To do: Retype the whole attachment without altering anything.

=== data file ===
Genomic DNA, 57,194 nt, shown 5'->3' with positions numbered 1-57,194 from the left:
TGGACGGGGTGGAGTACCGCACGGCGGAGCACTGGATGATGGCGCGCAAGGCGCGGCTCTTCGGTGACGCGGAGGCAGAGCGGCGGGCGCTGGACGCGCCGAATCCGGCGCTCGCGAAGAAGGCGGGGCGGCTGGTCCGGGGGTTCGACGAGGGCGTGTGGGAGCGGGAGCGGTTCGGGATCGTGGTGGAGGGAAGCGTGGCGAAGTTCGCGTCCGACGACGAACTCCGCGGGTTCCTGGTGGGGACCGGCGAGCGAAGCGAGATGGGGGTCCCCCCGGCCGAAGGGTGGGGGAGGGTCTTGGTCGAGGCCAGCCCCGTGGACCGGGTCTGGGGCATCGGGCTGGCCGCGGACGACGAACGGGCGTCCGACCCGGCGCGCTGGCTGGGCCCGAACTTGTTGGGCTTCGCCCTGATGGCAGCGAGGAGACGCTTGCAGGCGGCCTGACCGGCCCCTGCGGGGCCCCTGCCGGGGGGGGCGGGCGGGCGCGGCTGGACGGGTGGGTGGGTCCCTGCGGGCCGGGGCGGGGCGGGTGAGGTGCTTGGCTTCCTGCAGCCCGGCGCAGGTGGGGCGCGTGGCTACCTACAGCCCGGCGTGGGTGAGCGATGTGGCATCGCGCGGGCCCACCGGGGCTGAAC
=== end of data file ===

Genomic DNA, 57,194 nt, shown 5'->3' with positions numbered 1-57,194 from the left:
TGGACGGGGTGGAGTACCGCACGGCGGAGCACTGGATGATGGCGCGCAAGGCGCGGCTCTTCGGTGACGCGGAGGCAGAGCGGCGGGCGCTGGACGCGCCGAATCCGGCGCTCGCGAAGAAGGCGGGGCGGCTGGTCCGGGGGTTCGACGAGGGCGTGTGGGAGCGGGAGCGGTTCGGGATCGTGGTGGAGGGAAGCGTGGCGAAGTTCGCGTCCGACGACGAACTCCGCGGGTTCCTGGTGGGGACCGGCGAGCGAAGCGAGATGGGGGTCCCCCCGGCCGAAGGGTGGGGGAGGGTCTTGGTCGAGGCCAGCCCCGTGGACCGGGTCTGGGGCATCGGGCTGGCCGCGGACGACGAACGGGCGTCCGACCCGGCGCGCTGGCTGGGCCCGAACTTGTTGGGCTTCGCCCTGATGGCAGCGAGGAGACGCTTGCAGGCGGCCTGACCGGCCCCTGCGGGGCCCCTGCCGGGGGGGGCGGGCGGGCGCGGCTGGACGGGTGGGTGGGTCCCTGCGGGCCGGGGCGGGGCGGGTGAGGTGCTTGGCTTCCTGCAGCCCGGCGCAGGTGGGGCGCGTGGCTACCTACAGCCCGGCGTGGGTGAGCGATGTGGCATCGCGCGGGCCCACCGGGGCTGAAC